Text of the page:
Furthermore, a low graft survival rate requires replanting expensive rootstock that takes time to develop to grafting size. The time and effort involved to reestablish rootstock for grafts lost is very expensive.
Therefore, it is an object of this invention to provide a grafting technique that is less labor intensive, especially in terms of post-graft care.
It is an additional object of this invention to provide a grafting technique that results in a high survival rate.
It is an additional object of this invention to provide a grafting technique that is best suited to grafting dormant scions and/or stock.
It is a further object of this invention to provide a tool kit that is well suited to field grafting.
It is yet a further object of this invention to provide a special tool that is particularly well adapted for use with the grafting technique of this invention.
According to this invention, the union between a scion and stock is bound with budding strips, or the like, and covered with a thin layer of heated paraffin wax. The grafts are made with dormant, rather than succulent, scions and stock.
As grafts mature, new layers or buds emerge through the thin layer of paraffin wax. There is nothing more natural. If budding strips are used to bind the scion and rootstock together, they will need to be loosened or cut off as new leaves form on the successful graft. The paraffin covering prevents the budding strips from decomposing naturally.
According to an aspect of the invention a tool kit is provided, especially suited to field grafting, and includes a knife, grafting tape, paraffin wax, a brush, wire, I.D. tags, a cup, a whet stone, alcohol, paper towels, a bag for storing scions, pruners and clothespins.
According to a further aspect of the invention a specialized tool, which may be in kit form, is provided to adapt to portable backpack type stove in order to provide a region of reduced temperature in contrast to a region immediately adjacent a burner surface of the stove. This is essential for maintaining the paraffin wax at a preferred temperature of 175°-200° F.
Other objects, features and advantages of the invention will become apparent in light of the following description thereof.
FIGS. 1 through 4 are illustrative of the steps involved in the grafting technique of this invention;
FIG. 1 is a perspective view of a scion and stock prepared for grafting according to the invention;
FIG. 2 is a perspective view of the scion and stock of FIG. 1 forming a union in an intermediate step in the grafting process of this invention;
FIG. 3 is a perspective view of the union of FIG. 2 in a further step in the grafting process of this invention;
FIG. 4 is a perspective view of the union of FIG. 3 in a further step in the grafting process of this invention;
FIG. 5 is a view, partially in block diagram form and partially in perspective, of the tool kit of this invention;
FIG. 6 is a view of the "J/C Grafting Adaptor" in use on a backpack stove.
FIG. 7 is an exploded view of the J/C Grafting Adaptor on a backpack stove.
FIG. 1 shows a scion 10 and stock, such as rootstock 12, prepared for grafting. Generally, a base portion 14 of the scion is cut, such as with a knife (shown in FIG. 5), to form a flat, wedge, typically on the order of 11/4 inches long. The stock 12 is topped, such as with pruning shears (shown in FIG. 5), to form an end surface 16. The knife is then forced into the end surface 16 of the stock to split, or bifurcate, an end region 18 of the stock 12, thereby forming a cleft 19 in the end region. The cleft should be at least as deep, preferably deeper, than the wedge.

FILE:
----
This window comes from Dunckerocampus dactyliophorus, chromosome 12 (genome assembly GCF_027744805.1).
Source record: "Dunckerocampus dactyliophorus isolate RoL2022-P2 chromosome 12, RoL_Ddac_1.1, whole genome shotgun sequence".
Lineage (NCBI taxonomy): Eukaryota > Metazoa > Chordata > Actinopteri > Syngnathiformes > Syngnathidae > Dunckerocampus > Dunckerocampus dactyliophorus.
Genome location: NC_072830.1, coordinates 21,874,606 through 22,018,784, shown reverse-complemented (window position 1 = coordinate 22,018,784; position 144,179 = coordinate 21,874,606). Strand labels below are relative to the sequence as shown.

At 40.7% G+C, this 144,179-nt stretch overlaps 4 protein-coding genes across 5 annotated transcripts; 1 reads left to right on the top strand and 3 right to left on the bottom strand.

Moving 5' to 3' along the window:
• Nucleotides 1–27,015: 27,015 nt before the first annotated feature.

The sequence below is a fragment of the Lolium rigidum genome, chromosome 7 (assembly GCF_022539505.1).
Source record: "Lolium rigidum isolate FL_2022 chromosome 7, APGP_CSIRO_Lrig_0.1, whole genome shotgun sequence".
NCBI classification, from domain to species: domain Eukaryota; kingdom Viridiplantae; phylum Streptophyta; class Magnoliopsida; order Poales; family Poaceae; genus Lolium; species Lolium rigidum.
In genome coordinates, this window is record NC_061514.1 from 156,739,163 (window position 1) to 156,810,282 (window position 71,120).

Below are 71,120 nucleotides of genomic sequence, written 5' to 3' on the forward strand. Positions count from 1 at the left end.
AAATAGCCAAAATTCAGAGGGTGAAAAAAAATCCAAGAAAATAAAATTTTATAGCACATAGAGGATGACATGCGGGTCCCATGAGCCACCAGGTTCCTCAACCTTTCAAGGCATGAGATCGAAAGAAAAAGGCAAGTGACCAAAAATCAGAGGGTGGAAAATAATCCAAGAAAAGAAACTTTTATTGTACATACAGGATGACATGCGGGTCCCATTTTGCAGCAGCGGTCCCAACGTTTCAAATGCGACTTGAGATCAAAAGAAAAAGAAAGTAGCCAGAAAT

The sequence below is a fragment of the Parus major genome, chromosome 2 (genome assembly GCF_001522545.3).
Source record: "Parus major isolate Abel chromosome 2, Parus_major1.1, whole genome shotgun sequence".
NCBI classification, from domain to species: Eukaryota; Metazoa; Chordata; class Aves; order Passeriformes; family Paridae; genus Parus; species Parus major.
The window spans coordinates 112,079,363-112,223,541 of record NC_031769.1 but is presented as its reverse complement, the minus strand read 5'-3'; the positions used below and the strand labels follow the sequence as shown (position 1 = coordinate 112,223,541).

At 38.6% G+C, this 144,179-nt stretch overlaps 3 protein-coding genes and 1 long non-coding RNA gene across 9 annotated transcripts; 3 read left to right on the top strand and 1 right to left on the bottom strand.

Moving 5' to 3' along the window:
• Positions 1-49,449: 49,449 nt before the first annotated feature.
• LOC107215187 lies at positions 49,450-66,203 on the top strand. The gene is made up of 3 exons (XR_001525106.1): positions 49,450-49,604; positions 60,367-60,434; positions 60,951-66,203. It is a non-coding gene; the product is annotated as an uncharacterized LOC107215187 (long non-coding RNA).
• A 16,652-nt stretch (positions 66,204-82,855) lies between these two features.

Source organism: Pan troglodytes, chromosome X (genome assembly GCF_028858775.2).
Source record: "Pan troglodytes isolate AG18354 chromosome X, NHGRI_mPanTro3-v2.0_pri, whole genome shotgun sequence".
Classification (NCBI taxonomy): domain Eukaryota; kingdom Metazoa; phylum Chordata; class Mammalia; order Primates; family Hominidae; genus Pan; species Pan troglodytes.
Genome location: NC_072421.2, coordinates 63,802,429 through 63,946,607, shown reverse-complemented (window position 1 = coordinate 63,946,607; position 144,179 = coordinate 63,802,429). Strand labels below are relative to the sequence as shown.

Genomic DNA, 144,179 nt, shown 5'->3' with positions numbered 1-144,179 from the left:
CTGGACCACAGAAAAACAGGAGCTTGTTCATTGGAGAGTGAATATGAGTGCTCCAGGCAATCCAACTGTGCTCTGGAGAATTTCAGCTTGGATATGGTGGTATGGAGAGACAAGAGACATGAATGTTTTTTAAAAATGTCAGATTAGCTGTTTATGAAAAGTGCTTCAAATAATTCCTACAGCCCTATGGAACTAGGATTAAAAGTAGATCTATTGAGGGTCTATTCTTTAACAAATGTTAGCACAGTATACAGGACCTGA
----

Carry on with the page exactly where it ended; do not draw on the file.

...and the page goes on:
More particularly, while holding rootstock 12 for support, make a three inch (if there is adequate room) vertical cut beginning just below the terminal bud (end surface 16) down into the rootstock pith. A slightly longer incision into the rootstock prevents a large bulge of the scion from being forced into too short a cleft space. Close this cut (cleft 19), such as with a clothespin (shown in FIG. 5), to prevent rootstock desiccation.
In conifers, carefully remove all fascicle bundles and needles from the scion 10. With the back of the grafting back of the grafting knife (shown in FIG. 5), gently scrape off remaining needle parts. Dip terminal bud of scion into heated paraffin wax cup (shown in FIG. 5). The paraffin must be hot enough to go on clear like water.
Beginning just below the scion terminal bud, make a vertical cut on both sides of the scion to form a wedge 14, with cambium layers exposed. Remove clothespin from rootstock, insert scion into rootstock cut, being sure to match the cambium layers of the scion to rootstock on a minimum of one side.
It is preferable to select a scion that is equal to or a little larger in diameter to the size of the rootstock being grafted. Scions become smaller after removal of needles and fascicle sheaths.
It is also important that the rootstock and scions must be healthy, vigorous, disease and insect free. This applies to all scion and rootstock plants.
FIG. 2 shows the scion wedge 14 inserted into the rootstock cleft 19 to form a union 20. At this stage in the grafting process, it is advantageous to clamp the union 20, such as with the wooden clothespin (shown in FIG. 5), to prevent graft desiccation and scion movement.
FIG. 3 shows a further step in the grafting process of this invention. The union 20 is tightly wrapped with budding strips (also shown in FIG. 5), so as to completely cover any otherwise exposed portion of the graft union. The budding strips are preferably wrapped from the bottom up (i.e., from stock towards scion), and is wrapped in an overlapping spiral pattern. While wrapping the union, it is important to securely hold the rootstock to prevent scion and rootstock twist. At the completion of the wrap, in other words, at the top of the union, the budding strip is secured, preferably with a half-hitch knot 24. At all times during wrapping the union, it is important not to pull the budding strip too tightly, else the union may become girdled.